Sensuous is the latest feminine release from Estee Lauder. It launches this month under the tag line "Every Woman Wears It Her Way"; to drive that point home, four models representing different age groups (Gwyneth Paltrow, Elizabeth Hurley, Hilary Rhoda and Carolyn Murphy) are featured in the fragrance advertising.
According to Karyn Khoury, Estee Lauder's Senior Vice President of Corporate Fragrance Development, Sensuous hopes to "re-invent the idea of feminine woods". Noting that feminine wood fragrances have typically been restricted to the niche sector and that woods can be too "dark and solid" to appeal to women, Khoury's brief called for something less ponderous:
For Sensuous we imagined a fabulous wooden sculpture, and wondered, if you could take all that sleekness, all that sensuality, but then melt it so that it was fluid, almost like a river of wood, what would that smell like?*
The resulting fragrance, which was developed by perfumer Annie Buzantian, features notes of ghost lily accord, magnolia, jasmine petals, molten woods, amber, sandalwood, black pepper, juicy mandarin pulp and honey. It starts out rich and syrupy and sweet — it is vaguely reminiscent of the spiced stewed fruits opening that characterizes so many Serge Lutens fragrances, albeit done here in a lighter, less exotic cast — and for a brief time I was puzzled as to why on earth they would launch such a thing in summer.
Sensuous calms rapidly, though, and the result, while not exactly sheer, is much lighter than you might expect from the opening. What you smell about 20 minutes in is for the most part what you'll smell for the remainder of the experience (and the lasting power is excellent, so you're going to smell it most of the day): it is very nearly linear. I would describe it as a honeyed amber woods, no more than middling dark, no more than middling sweet. It is a stylized portrait of woods; that is, it doesn't smell like any particular wood, and while the heart has a floral character, it doesn't smell like any particular flower either (Khoury described it as having an "atmospheric floralcy", and that's about right).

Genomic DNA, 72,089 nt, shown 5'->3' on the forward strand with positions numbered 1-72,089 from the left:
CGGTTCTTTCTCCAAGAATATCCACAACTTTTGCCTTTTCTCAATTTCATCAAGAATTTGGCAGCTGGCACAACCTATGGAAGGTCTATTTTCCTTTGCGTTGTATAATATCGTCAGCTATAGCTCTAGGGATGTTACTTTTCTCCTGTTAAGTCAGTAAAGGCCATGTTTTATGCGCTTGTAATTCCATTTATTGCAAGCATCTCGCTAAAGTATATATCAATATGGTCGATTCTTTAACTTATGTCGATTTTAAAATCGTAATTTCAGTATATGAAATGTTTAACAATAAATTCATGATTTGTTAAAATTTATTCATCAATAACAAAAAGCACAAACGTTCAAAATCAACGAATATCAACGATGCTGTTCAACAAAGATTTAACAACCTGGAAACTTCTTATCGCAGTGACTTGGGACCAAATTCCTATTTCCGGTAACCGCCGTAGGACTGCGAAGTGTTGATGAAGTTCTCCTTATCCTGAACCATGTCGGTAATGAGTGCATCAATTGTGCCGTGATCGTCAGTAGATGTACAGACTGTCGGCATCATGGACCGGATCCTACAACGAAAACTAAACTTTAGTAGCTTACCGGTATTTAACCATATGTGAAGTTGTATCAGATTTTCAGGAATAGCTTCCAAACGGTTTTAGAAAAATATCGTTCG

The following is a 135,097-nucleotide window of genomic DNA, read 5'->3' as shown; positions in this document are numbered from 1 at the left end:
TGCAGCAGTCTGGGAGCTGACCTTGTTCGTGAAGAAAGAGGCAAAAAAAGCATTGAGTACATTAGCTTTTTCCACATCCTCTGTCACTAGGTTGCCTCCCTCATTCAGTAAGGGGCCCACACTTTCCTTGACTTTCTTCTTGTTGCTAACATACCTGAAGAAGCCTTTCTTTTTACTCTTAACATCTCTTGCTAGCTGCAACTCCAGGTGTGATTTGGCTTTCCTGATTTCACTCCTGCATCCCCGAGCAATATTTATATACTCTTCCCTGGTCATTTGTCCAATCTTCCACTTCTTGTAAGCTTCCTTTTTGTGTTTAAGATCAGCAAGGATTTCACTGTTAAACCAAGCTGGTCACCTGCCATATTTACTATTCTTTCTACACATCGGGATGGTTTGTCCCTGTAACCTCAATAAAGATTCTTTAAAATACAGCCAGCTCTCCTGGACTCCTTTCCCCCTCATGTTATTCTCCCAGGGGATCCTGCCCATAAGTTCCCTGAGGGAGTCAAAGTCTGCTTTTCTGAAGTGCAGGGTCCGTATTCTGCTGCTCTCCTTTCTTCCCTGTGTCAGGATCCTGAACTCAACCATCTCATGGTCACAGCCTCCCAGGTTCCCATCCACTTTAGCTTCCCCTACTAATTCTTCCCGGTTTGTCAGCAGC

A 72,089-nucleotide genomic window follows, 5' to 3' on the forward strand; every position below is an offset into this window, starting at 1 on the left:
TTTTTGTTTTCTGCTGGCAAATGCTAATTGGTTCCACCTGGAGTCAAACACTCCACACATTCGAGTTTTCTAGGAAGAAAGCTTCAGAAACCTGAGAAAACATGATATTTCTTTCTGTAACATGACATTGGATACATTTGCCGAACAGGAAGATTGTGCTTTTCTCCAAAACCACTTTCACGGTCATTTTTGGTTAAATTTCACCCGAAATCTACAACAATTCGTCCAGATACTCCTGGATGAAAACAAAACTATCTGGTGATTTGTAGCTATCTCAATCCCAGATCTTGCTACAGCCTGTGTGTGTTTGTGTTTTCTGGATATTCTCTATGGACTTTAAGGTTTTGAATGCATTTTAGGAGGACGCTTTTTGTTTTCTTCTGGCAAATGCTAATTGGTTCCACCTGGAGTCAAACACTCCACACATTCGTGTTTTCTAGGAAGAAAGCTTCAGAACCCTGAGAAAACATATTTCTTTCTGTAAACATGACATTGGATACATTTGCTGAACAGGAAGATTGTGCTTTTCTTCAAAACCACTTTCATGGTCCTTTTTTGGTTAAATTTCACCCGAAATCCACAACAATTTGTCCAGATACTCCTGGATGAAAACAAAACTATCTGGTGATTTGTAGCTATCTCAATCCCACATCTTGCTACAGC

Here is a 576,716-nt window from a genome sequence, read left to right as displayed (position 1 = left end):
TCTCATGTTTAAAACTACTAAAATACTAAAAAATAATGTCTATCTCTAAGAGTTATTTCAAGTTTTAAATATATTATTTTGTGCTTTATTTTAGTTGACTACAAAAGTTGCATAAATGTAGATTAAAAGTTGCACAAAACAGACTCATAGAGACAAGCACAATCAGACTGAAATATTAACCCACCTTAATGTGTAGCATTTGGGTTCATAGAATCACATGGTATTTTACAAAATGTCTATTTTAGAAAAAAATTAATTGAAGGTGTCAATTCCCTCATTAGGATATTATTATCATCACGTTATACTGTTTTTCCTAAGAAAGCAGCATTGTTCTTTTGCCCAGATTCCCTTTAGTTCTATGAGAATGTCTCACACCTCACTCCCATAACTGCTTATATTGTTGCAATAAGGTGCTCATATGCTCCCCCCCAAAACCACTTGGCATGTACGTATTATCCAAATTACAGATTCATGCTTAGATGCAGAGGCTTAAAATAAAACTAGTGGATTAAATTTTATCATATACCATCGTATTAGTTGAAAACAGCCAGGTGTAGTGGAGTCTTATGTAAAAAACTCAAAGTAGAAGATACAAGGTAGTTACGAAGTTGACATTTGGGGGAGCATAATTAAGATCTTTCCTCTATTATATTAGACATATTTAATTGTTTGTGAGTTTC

Sensuous is extremely smooth and polished — absolutely nothing ruffles the surface once the top notes have faded off — and so while it has some sillage to it, it wears almost like a skin scent. The danger with such a thing, I suppose, is that it could too easily veer off into dull, but I did not find Sensuous dull at all. It is one of those rare scents that I'd call pleasant and wearable and interesting, and it seems likely to appeal to niche-snob perfumistas as well as the general public; more to the point, it smells great. It wore beautifully in the (disgusting!) heat wave we're experiencing on the East Coast this week, and although I haven't had time to play with it yet, I have a feeling it will lend itself well to layering. It's easily my favorite mainstream launch this year (although granted, it is not like the competition has been exactly fierce).
The bottle, I suppose, is fine. It has a wavy ribbed pattern on the back that lends some interest when seen from the front. But there's nothing fabulous (or fun, or sexy) about it; you don't look at it and think Wow, I need me one of those as you might with say, Marc Jacobs Daisy or Burberry The Beat, nor does it have the same kind of classic appeal as last year's Estee Lauder Private Collection Tuberose Gardenia. To me it looks dependable but dull, which is a shame. Props to Estee Lauder, however, for the 30 ml size — we perfumistas love small bottles, and this one is very reasonably priced at $39.50.
Estee Lauder Sensuous is also available in 50 and 100 ml Eau de Parfum and in matching body products (so far, Shower Creme and Body Lotion). A 7.5 ml Parfum (extrait) will be added to the range later. Sensuous is currently exclusive to Bloomingdales; it goes into wider release in mid-June/early-July, at which point it should be at Estee Lauder counters everywhere.
* Note: all quotes via moodiereport.